By Josh Adler
How teens transition directly to work or income
It’s rational, but what stands in the way?
The Association for the Development of Education in Africa convened for the first time in Johannesburg on 29th and 30th July, 2019 to discuss, design and implement innovative models required in secondary education on the continent.
The two-day forum brought together key stakeholders with serious decision-making influence to share comprehensive education and training models that aim at empowering the youth with the necessary knowledge and tools for employability and job creation.
It was an honour to represent ALA and the Anzisha Prize as a delegate and facilitate some of the discussions between Ministers, educators and others. A personal highlight was the opening address by Honourable President Cyril Ramaphosa, who candidly and humorously shared that he would much rather be discussing the effect and potential of the Fourth Industrial Revolution (4IR) than the political issues he would have to tackle later in the day.
As someone in this space, it intellectually makes complete sense to move toward secondary schools being a (the?) platform for work readiness in Africa.
- There aren’t enough tertiary institutions. We will never build enough, fast enough.
- ALA and many others have proven that we can provide work-readiness and entrepreneurship skills during the secondary phase.
Here’s the rub though. There are some barriers to this all being possible that are really powerful, that I’m not sure we’re addressing as a sector or within the research.
One of the most powerful of these is the behaviours and expectations of parents (globally, not just in Africa) that are grounded in secondary schooling being a platform for entry to university, not work. There would be generations of precedent and culture to break down in this area alone. Parents would have to see hundreds of success stories of transitions from school to income without a tertiary step. Where are these stories?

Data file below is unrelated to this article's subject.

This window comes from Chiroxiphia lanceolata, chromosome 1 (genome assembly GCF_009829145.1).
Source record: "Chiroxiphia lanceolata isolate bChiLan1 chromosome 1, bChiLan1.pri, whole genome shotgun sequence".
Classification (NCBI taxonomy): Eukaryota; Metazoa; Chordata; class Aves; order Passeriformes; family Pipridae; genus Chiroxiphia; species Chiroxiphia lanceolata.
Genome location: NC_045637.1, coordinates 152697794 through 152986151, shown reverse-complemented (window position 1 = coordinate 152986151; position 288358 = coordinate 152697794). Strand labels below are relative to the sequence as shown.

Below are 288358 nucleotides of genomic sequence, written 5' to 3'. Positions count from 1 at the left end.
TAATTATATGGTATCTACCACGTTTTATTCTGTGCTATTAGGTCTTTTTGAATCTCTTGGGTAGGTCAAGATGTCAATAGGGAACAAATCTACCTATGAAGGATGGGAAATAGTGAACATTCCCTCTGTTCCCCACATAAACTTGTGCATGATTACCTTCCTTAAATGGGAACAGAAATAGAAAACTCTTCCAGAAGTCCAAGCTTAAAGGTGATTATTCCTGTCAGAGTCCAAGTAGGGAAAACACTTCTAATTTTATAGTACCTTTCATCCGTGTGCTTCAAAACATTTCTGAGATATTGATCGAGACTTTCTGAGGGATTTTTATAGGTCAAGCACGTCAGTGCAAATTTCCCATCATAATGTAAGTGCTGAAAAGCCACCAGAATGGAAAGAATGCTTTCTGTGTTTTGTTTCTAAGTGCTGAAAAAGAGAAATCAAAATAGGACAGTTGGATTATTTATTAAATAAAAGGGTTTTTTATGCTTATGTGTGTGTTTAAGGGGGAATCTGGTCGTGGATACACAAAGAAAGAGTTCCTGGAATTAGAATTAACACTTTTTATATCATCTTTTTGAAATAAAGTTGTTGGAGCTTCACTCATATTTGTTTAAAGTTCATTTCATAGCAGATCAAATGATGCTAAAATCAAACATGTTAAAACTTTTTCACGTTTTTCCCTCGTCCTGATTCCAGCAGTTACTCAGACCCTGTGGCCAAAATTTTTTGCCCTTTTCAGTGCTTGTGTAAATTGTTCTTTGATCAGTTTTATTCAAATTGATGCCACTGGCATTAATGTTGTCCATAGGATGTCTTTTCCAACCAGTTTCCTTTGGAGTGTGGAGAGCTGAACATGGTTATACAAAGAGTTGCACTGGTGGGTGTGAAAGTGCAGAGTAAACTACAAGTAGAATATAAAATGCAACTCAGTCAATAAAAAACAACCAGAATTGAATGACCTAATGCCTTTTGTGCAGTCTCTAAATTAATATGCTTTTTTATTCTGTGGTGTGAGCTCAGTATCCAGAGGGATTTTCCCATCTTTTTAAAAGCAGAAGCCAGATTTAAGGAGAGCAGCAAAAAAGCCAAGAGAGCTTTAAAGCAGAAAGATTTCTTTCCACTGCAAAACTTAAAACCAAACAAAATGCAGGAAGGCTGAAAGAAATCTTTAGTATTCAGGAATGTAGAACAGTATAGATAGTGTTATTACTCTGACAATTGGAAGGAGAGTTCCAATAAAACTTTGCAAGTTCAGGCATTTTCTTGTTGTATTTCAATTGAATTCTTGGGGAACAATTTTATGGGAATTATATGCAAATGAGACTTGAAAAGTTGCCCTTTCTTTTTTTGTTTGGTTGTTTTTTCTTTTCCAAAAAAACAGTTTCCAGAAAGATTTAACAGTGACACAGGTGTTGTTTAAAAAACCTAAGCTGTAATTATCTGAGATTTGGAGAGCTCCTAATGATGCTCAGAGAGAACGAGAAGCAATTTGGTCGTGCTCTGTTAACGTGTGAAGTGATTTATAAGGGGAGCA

ALA is working more and more in understanding the role of parents in the success of very young entrepreneurs through our Anzisha Prize program. I have seen personally the influence and potential of strong parent partnerships at all socio-economic levels through the pioneering work of my colleague Uzo Agyare-Kumi. We think the role and influence of parents in secondary education decisions and outcomes is increasingly absent from policy making across the board, and now call them the forgotten stakeholder.
There are other barriers. One of the panels I facilitated was titled “How do secondary education curricula and pedagogy need to change in Africa to deliver skills relevant to the future of work?” and it was a privilege to have the sitting minister of Education, Science and Technology in Malawi – Honorable Minister Banda – on the panel along with experts from UNICEF and AFDB. But he talked plainly about the power of the examination boards and decades of history and tradition around assessment at the secondary school level. How do we credential these new workforce-ready skills? Are credentialing entities ready to switch or augment their framing of success away from university access?
The overwhelming feeling I have is that some of our collective energy is focused on the wrong spaces to achieve skills reform at the speed we need. I think both supply (teaching/curriculum) and demand (employer/entrepreneurship) have a lot of energy around their respective reform trajectories. But these secondary power blocks – like parents and accreditation providers – require far more attention, aggressive behaviour change campaigns and lobbying.
I will be doing my bit.
[A quick note: If you haven’t read our first book that explores the role of parents in the future of work, download “Parenting the Boss”, which profiles supportive parent/child relationships across Africa for very young entrepreneurs.]
Josh Adler is Vice President for Growth and Entrepreneurship and Executive Director of the Anzisha Prize at African Leadership Academy